Despite the 6th Sinquefield Cup having arguably some of the strictest anti-draw rules ever in a tournament, as the great Mikhail Tal once noted, “If grandmasters are intent on making a draw, even flamethrowers can’t make them want to fight.” They know how to circumvent the rules, finding ever-ingenious ways to clear the board, or even perhaps find a very convenient threefold repetition – and this was the reason for there being a high percentage of draws in the tournament and a five-way tie at the top by the end of round five.
To be fair to some players, there were a few very hard-fought halving of the points’ – but in the main, the drawfest has continued through rounds six and seven, with the only notable exception being World Championship Challenger Fabiano Caruana, who turned in a sublime performance to easily beat the former title challenger, Sergey Karjakin, in round six. And with it, he not only took the outright lead, he also put himself back in the mix for one of the four Grand Chess Tour London Final spots – and he moved to within 7-points of toppling World Champion Magnus Carlsen at the top of the world rankings.
And you couldn’t write the script better for the title combatants ahead of their big round 7 “Sinquefield Saturday” clash, in what would be their final meeting before going head-to-head in London in November for the World Chess Championship. The stage was set, the media were there in force, we had a full house at the Saint Louis Chess Club, not to mention a very large online global audience following the always-entertaining live commentary coverage.
As the game got underway, the tension mounted with the atmosphere becoming almost palpable as Caruana made a slip-up in a critical position, and it looked a slam dunk that Carlsen was set to bring his American challenger back down to earth after his series of impressive tournament performances this year. But then the bizarre intervened.
So confident of winning was Carlsen, he purposefully strode over to the confessional booth for the first time, didn’t utter a single word, but instead simply raised his index finger to his lips, much like his chess-playing friend and Golden State Warrior superstar Klay Thompson did to silence the Cleveland crowd in Game 4 of the recent NBA Final. And sure enough, the stunt quickly backfired – and how! When Carlsen returned to the board, instead of winning, he played the wrong sequence of moves, only to see his position going from a winning “+1.95” to a meaningless “+0.60”, as Caruana escaped with a miraculous defensive resource that saw the game ending in an inevitable draw and the American still in the sole lead.
Asked about the incident on the post-game live interview, Carlsen sheepishly lightened up a little by seeing the funny side. “That kind of backfired!” he said with a laugh. “At that point, I was pretty sure I was winning and I just wanted to have some fun. But it didn’t work out.” As for what happened on the board, “First I was slightly better then he missed this Ng4, f6 trick,” Carlsen explained. “Then I felt that I was close to winning, but I miscalculated. My intuition told me to go f6 before Ng4.” But inexplicably, he got the sequence the wrong way round.
If you bring the shushes, Magnus, then you better not miss!
1. F. Caruana (USA) 4.5/7; 2-5. A. Grischuk (Russia), S. Mamedyarov (Azerbaijan), L. Aronian (Armenia), M. Carlsen (Norway) 4; 6-7. V. Anand (India), M. Vachier-Lagrave (France) 3.5; 8. W. So (USA) 3; 9. H. Nakamura (USA) 2.5; 10. S. Karjakin (Russia) 2.
Photo: A dejected Carlsen realises he’s just let Caruana escape with a draw | © Lennart Ootes / GCT
GM Magnus Carlsen – GM Fabiano Caruana
6th Sinquefield Cup, (7)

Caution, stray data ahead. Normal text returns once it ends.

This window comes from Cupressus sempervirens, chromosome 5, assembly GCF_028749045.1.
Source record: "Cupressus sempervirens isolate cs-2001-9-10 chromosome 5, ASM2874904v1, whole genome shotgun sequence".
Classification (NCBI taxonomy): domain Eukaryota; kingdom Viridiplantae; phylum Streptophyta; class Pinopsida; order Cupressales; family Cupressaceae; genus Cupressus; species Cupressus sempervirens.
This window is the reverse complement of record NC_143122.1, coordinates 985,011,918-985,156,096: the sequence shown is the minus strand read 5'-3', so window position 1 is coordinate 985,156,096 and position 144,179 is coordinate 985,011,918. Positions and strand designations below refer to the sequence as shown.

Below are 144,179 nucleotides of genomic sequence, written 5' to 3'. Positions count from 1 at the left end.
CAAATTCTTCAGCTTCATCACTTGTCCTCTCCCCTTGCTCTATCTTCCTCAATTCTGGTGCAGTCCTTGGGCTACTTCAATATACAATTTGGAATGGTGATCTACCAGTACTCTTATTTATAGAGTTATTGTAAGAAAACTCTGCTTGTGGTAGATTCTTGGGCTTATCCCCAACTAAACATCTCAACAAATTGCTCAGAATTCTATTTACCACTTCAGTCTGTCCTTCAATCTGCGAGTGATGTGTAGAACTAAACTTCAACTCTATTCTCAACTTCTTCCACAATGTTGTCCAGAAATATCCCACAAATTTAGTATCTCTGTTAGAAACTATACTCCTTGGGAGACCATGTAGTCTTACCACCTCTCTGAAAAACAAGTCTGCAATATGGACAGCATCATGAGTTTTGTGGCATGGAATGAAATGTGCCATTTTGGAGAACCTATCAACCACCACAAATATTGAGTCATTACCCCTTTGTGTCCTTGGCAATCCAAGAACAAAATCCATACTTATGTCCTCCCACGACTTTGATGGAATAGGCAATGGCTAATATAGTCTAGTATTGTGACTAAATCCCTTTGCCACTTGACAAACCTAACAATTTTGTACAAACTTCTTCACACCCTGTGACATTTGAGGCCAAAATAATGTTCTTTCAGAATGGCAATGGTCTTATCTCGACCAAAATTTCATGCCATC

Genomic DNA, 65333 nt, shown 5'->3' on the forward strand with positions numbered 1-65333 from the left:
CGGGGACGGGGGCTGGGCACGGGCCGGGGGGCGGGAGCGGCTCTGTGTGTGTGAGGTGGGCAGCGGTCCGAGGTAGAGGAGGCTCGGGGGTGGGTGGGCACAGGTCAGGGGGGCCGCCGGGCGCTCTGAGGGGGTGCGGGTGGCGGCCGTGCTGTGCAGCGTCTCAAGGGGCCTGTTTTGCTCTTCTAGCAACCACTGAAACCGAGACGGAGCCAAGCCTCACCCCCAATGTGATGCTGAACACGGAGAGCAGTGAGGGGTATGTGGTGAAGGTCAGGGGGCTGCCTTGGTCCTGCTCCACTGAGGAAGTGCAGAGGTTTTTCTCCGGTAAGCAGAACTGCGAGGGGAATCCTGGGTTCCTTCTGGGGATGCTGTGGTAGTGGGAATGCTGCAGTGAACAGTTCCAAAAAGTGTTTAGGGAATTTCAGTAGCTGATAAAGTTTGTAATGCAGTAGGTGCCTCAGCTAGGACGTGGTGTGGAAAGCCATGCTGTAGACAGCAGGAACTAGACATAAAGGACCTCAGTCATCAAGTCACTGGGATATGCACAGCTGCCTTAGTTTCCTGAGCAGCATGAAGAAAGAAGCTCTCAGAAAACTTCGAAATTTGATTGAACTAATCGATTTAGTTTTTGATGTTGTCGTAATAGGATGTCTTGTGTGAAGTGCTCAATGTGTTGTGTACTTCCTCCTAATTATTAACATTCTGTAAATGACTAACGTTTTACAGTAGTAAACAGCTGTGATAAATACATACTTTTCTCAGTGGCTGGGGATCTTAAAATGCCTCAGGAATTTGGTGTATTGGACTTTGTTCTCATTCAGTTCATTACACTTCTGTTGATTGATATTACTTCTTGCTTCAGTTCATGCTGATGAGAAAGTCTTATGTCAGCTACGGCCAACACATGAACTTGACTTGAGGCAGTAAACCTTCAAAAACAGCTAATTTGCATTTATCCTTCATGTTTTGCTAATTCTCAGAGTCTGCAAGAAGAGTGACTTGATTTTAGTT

1.e4 e5 2.Nf3 Nf6 Caruana has put his faith in the Petroff’s Defence this year – and this is what helped him win the Berlin Candidates Tournament earlier in the year to become Carlsen’s challenger. 3.Nxe5 d6 4.Nf3 Nxe4 5.Nc3 Nxc3 6.dxc3 Be7 7.Be3 Nc6 8.Bc4!? The standard move here is 8.Qd2 (or even 8.Bd3) – but Carlsen opts for a very obscure alternative that has never been tried by a titled player let alone an elite player. Obviously, the World Champion and his team have found a ‘wrinkle’ in the Challenger’s Petroff – and I think it is safe to say that Caruana never even thought of looking at this move in his preparation. 8…0-0 9.Qd2 Bf5 10.0-0-0 Qd7 Caruana is going for simple and solid development. 11.Kb1 Rfe8 12.h4 Bf8 13.h5! Carlsen is putting his faith in “Harry the H-pawn”! 13…h6 14.Be2 The beginning of a series of strategical retreating moves; a concept that for most ordinary club and tournament players is difficult to understand. 14…Bg4 Caruana clearly didn’t like allowing Carlsen to play Nh2 and g4 and a rapid expansion on the kingside. 15.Nh2 Bxe2 16.Qxe2 Ne5 17.Bc1! This is one high-class retreating move. Carlsen wants to expand on the kingside but doesn’t want to get caught with a sudden …Nc4 with an awkward pin down the e-file on his bishop and queen. He also realises that his bishop is going to be needed to help prise open Black’s kingside, and there’s also potential Black mating threats on b2 – and with the strategic full retreat of his bishop, he covers all of those bases. 17…Qc6 18.f4 Nc4 19.Qd3 Qe4 Caruana is wise to seek the trade of queens here, not that it offers complete relief. 20.g4! Carlsen wants to plough on by throwing his kingside pawns up the board. 20…Ne3 21.Rde1 Qxd3 22.cxd3 Nd5 23.Reg1 Carlsen clearly has the upper hand and looks to capitalise on his big space advantage on the kingside. For Caruana, he needs to find a very accurate defence. 23…Re6?! It’s a human instinct to want the rook active before the knight goes to e7 – but what was needed right now was 23…Ne7! so that if 24.g5 Nf5 the knight is holding Black’s kingside position together. And so after 23…Ne7, White will have to try 24.Nf3 looking to keep Black a little awkward, with his cramped pieces. 24.g5! Ne7 25.gxh6! This attack should all but just win for Carlsen – and so confident was the World Champion, he made his first appearance in the ‘confessional’ for his big shush moment. Trouble is, if you bring it, you better not miss! 25…Rxh6 26.f5 Rh7 [see diagram] This is the key position of the attack – and if you are wondering why Black simply can’t capture the h-pawn with 26…Rxh5?? then you are set for a rude awakening after 27.Ng4!! Rxh1 (Also winning is 27…Rxf5 28.Nh6+) 28.Nf6+ a wonderful little intermezzo that leads to mate after 28…Kh8 29.Rxh1#. And also if 26…Rf6 27.Ng4 Rxf5 28.Nh6+ Kh7 29.Nxf5 Nxf5 30.Rg2 with the plan of Rf2 embarrassing the knight leaves White with a near winning advantage. 27.Ng4?! Getting the sequence of the winning moves in chess is often crucial – and here, this is where Carlsen slips up big-time. The key was finding the ‘knockout punch’ with 27.f6! that denies Caruana of his imaginative, Houdini-like escape. But after 27.f6! first, there’s no …Ng8 salvation and the best Black can hope for is 27…Nd5 28.fxg7 Rxg7 29.Rf1 Be7 30.Rf5! Not only attacking the knight, but also denying Black the immediate chance of …Bg5 trading off the bishops and offering relief from the pressure. But by stopping this, Black now has a major headache unraveling – and there’s always the long-term worry about pushing the h-pawn. You can see how difficult it becomes, after 30…c6 31.Nf3 leaving Black to figure out how to continue here, one scenario being: 31…Re8 32.h6 Rg6 33.h7+ Kh8 34.c4! Nb4 35.Ng5! Bxg5 36.Bxg5 Kg7 37.d4 b5 38.a3 Na6 39.Bf6+! Rxf6 40.Rxf6 Kxf6 41.h8Q+ Rxh8 42.Rxh8 with an easily won game, as the rook will swing over to pick off the queenside pawns. 27…Kh8! Kudos to Caruana for finding the only defence. With a little hard-thought here, Carlsen should have seen there was a big difference in getting the sequence of the winning moves right – now he’ll see why. 28.f6 Ng8! It may well be “defending ugly”, but it is defending – and that is more than we can say for the lines after the clinical 27.f6! 29.fxg7+ Rxg7 30.Be3 I don’t know whether Carlsen’s confidence was shot discovering that Caruana had a defence, but his only slim chance of trying to make something out of the position was to try 30.c4!? Kh7 31.h6 Rg6 32.Rf1 but again, Black is not without resources, and now 32…f6 33.Ne3 Rxh6 34.Nd5 Rxh1 35.Rxh1+ Kg6 36.Nxc7 Rc8 37.Ne6 Ne7 White may-well stand better, but Black should be able to comfortably hold this position with all of White’s pawns on the queenside. 30…c5 31.Bf4 Carlsen went into the tank here by burning clock time – and I don’t think it was to find a way to win this, it was more he was in a state of disbelief that there was no knockout punch. 31…Re8 32.Ne3 Pushing the h-pawn doesn’t achieve anything. After 32.h6 Rg6 33.h7 Ne7 34.Bg5 Bg7! (Not 34…Rxg5?? 35.Nf6! wins as it threatens Rg8 after the trade of rooks on g1.) 35.Ne3 f6 36.Bf4 Rxg1+ 37.Rxg1 Kxh7 38.Bxd6 b6 and yet again, White has slightly the better of it, but there’s not nearly enough here to win. 32…Rxg1+ 33.Rxg1 Re6 34.Nd5 Nf6 35.Nc7 Re2 36.Nb5 With Carlsen now down to his final minute, the moves end up being repeated a couple of times to get nearer to the time control at move 40 – but the realisation is that the game is just going to end in a draw by a threefold repetition. 36…Re6 37.Rf1 Kg8 38.Nc7 Re2 39.Nb5 Re6 40.Nc7 Re2 41.Nb5 Re6 ½-½